What does academic freedom mean to you?
Professor of Cell Biology and Biophysics
Robert Guadino (former political science professor at Williams College and expert on academic freedom) once said it’s the faculty’s job to ask uncomfortable questions. We ask them of our students to help them see new ideas and stretch their minds. We ask them of ourselves regarding our scholarship and teaching, and we ask uncomfortable questions of administrators: Is a proposed policy truly in the best interests of the students and the university? The ability and willingness of faculty to ask uncomfortable questions is at the core of any first-class university.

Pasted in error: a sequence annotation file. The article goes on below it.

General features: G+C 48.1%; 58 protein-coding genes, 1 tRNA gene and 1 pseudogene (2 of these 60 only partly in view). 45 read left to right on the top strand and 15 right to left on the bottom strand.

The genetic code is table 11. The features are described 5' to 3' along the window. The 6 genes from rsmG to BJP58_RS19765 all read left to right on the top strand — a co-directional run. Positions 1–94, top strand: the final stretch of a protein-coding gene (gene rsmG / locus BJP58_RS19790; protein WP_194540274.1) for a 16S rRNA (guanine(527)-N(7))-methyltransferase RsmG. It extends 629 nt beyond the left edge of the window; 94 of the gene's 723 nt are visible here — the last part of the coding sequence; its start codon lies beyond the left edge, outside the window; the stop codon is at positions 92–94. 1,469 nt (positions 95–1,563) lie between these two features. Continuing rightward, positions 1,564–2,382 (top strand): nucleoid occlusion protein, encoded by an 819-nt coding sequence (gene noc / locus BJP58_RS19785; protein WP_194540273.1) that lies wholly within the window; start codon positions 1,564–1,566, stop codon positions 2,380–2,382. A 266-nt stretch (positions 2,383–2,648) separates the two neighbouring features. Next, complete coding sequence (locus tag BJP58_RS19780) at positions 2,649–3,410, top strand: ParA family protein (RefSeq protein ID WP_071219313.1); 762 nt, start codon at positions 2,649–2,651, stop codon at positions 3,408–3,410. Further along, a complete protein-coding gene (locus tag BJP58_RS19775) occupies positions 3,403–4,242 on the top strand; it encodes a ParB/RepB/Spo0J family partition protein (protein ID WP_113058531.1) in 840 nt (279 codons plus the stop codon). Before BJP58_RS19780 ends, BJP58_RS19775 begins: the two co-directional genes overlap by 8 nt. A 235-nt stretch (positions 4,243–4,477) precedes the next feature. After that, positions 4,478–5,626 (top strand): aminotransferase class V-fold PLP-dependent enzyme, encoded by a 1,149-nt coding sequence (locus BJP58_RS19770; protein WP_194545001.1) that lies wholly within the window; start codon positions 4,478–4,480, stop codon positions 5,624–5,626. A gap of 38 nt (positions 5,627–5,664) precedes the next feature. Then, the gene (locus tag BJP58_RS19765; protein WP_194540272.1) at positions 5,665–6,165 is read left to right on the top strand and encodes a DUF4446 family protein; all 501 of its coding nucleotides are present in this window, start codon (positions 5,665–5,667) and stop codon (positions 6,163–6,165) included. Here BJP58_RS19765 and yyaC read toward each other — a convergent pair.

Associate dean for Teacher Education
It means I have the freedom as a faculty member to examine and discuss ideas that may be perceived as unpopular or controversial in the pursuit of inquiry.
Professor of Journalism
It’s the ability to tell the truth as I see it, no matter what that is. The fact that it might be objected to by students, faculty, administration, legislators, lobby groups, corporate sponsors, parents, presidents or kings, does not matter a whit.